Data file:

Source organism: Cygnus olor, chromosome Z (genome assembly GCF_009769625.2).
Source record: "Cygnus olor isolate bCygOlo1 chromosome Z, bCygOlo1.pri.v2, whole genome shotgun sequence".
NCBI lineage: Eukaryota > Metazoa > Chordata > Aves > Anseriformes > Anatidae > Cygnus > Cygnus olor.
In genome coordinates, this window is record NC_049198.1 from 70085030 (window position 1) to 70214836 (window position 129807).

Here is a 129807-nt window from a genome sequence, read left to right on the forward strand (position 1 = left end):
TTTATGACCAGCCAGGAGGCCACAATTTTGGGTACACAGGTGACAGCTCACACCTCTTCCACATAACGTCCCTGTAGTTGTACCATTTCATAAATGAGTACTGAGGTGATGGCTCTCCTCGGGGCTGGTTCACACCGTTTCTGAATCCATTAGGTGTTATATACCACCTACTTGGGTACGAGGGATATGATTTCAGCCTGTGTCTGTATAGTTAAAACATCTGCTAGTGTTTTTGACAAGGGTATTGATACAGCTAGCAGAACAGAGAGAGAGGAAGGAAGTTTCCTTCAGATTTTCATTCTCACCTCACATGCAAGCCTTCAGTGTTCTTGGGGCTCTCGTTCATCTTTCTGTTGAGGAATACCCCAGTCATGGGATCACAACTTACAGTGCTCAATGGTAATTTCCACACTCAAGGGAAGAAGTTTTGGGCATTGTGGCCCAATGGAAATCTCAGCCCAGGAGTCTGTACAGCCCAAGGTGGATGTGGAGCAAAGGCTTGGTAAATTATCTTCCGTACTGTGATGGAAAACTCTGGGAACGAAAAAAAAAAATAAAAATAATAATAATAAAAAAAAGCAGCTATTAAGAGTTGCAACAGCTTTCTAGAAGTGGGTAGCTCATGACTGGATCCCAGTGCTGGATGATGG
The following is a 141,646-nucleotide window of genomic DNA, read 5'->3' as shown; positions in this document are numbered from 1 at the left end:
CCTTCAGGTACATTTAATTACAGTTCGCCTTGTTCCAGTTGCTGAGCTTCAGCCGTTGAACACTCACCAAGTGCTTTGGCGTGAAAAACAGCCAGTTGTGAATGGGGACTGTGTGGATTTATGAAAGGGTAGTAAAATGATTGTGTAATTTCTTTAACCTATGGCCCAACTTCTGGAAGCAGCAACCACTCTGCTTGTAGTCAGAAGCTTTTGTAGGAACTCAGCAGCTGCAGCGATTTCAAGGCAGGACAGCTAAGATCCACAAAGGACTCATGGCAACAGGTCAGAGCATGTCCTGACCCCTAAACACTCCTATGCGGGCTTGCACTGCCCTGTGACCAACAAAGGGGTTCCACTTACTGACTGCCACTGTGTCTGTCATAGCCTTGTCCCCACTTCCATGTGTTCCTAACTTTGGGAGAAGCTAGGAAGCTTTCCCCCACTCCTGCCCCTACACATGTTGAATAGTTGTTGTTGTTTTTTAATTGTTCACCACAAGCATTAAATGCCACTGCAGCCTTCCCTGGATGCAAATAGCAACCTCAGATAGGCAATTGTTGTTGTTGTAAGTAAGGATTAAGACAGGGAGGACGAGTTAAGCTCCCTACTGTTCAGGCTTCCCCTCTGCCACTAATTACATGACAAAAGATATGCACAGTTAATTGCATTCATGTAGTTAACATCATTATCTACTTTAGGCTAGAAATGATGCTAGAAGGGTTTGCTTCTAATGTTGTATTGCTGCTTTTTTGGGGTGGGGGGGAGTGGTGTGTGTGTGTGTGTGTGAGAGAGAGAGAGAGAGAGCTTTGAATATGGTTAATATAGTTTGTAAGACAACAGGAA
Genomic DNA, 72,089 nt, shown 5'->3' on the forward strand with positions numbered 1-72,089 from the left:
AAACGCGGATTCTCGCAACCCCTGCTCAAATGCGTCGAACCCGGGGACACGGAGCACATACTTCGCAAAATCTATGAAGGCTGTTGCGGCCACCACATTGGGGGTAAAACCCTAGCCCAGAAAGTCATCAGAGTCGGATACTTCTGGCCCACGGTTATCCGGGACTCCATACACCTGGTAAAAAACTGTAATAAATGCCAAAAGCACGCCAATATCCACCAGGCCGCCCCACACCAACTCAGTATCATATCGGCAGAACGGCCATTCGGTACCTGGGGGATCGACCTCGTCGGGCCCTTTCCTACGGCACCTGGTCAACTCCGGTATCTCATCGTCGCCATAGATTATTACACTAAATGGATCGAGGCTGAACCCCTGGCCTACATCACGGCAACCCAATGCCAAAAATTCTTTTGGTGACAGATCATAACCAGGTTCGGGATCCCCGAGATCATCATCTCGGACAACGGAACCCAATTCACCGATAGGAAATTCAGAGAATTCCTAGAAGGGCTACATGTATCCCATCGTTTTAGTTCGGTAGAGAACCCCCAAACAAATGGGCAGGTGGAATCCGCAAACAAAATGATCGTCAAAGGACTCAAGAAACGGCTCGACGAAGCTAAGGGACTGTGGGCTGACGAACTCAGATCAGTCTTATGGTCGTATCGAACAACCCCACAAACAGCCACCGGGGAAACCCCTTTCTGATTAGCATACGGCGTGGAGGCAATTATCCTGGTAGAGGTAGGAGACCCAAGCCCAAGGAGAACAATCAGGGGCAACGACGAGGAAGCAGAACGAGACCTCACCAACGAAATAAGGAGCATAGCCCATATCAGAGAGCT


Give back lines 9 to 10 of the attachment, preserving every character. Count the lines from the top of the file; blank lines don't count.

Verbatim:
Genomic DNA, 72,089 nt, shown 5'->3' on the forward strand with positions numbered 1-72,089 from the left:
AAACGCGGATTCTCGCAACCCCTGCTCAAATGCGTCGAACCCGGGGACACGGAGCACATACTTCGCAAAATCTATGAAGGCTGTTGCGGCCACCACATTGGGGGTAAAACCCTAGCCCAGAAAGTCATCAGAGTCGGATACTTCTGGCCCACGGTTATCCGGGACTCCATACACCTGGTAAAAAACTGTAATAAATGCCAAAAGCACGCCAATATCCACCAGGCCGCCCCACACCAACTCAGTATCATATCGGCAGAACGGCCATTCGGTACCTGGGGGATCGACCTCGTCGGGCCCTTTCCTACGGCACCTGGTCAACTCCGGTATCTCATCGTCGCCATAGATTATTACACTAAATGGATCGAGGCTGAACCCCTGGCCTACATCACGGCAACCCAATGCCAAAAATTCTTTTGGTGACAGATCATAACCAGGTTCGGGATCCCCGAGATCATCATCTCGGACAACGGAACCCAATTCACCGATAGGAAATTCAGAGAATTCCTAGAAGGGCTACATGTATCCCATCGTTTTAGTTCGGTAGAGAACCCCCAAACAAATGGGCAGGTGGAATCCGCAAACAAAATGATCGTCAAAGGACTCAAGAAACGGCTCGACGAAGCTAAGGGACTGTGGGCTGACGAACTCAGATCAGTCTTATGGTCGTATCGAACAACCCCACAAACAGCCACCGGGGAAACCCCTTTCTGATTAGCATACGGCGTGGAGGCAATTATCCTGGTAGAGGTAGGAGACCCAAGCCCAAGGAGAACAATCAGGGGCAACGACGAGGAAGCAGAACGAGACCTCACCAACGAAATAAGGAGCATAGCCCATATCAGAGAGCT